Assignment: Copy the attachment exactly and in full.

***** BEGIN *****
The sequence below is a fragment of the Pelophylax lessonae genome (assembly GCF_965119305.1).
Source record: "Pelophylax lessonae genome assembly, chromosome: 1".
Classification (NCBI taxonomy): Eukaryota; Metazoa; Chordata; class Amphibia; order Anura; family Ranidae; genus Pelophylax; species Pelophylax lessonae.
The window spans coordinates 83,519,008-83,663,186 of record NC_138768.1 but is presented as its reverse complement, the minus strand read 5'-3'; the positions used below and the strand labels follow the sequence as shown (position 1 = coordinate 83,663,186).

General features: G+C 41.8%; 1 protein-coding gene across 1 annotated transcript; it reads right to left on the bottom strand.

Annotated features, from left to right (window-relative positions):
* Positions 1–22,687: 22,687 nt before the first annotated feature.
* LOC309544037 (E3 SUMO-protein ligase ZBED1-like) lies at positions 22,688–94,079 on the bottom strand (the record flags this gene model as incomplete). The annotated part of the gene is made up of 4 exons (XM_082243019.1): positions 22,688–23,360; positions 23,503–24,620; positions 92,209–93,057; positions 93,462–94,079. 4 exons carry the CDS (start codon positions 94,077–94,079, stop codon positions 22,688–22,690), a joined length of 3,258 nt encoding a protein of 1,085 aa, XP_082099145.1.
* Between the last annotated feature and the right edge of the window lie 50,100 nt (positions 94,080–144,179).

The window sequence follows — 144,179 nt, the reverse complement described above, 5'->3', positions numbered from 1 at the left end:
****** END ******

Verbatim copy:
The sequence below is a fragment of the Pelophylax lessonae genome (assembly GCF_965119305.1).
Source record: "Pelophylax lessonae genome assembly, chromosome: 1".
Classification (NCBI taxonomy): Eukaryota; Metazoa; Chordata; class Amphibia; order Anura; family Ranidae; genus Pelophylax; species Pelophylax lessonae.
The window spans coordinates 83,519,008-83,663,186 of record NC_138768.1 but is presented as its reverse complement, the minus strand read 5'-3'; the positions used below and the strand labels follow the sequence as shown (position 1 = coordinate 83,663,186).

General features: G+C 41.8%; 1 protein-coding gene across 1 annotated transcript; it reads right to left on the bottom strand.

Annotated features, from left to right (window-relative positions):
* Positions 1–22,687: 22,687 nt before the first annotated feature.
* LOC309544037 (E3 SUMO-protein ligase ZBED1-like) lies at positions 22,688–94,079 on the bottom strand (the record flags this gene model as incomplete). The annotated part of the gene is made up of 4 exons (XM_082243019.1): positions 22,688–23,360; positions 23,503–24,620; positions 92,209–93,057; positions 93,462–94,079. 4 exons carry the CDS (start codon positions 94,077–94,079, stop codon positions 22,688–22,690), a joined length of 3,258 nt encoding a protein of 1,085 aa, XP_082099145.1.
* Between the last annotated feature and the right edge of the window lie 50,100 nt (positions 94,080–144,179).

The window sequence follows — 144,179 nt, the reverse complement described above, 5'->3', positions numbered from 1 at the left end: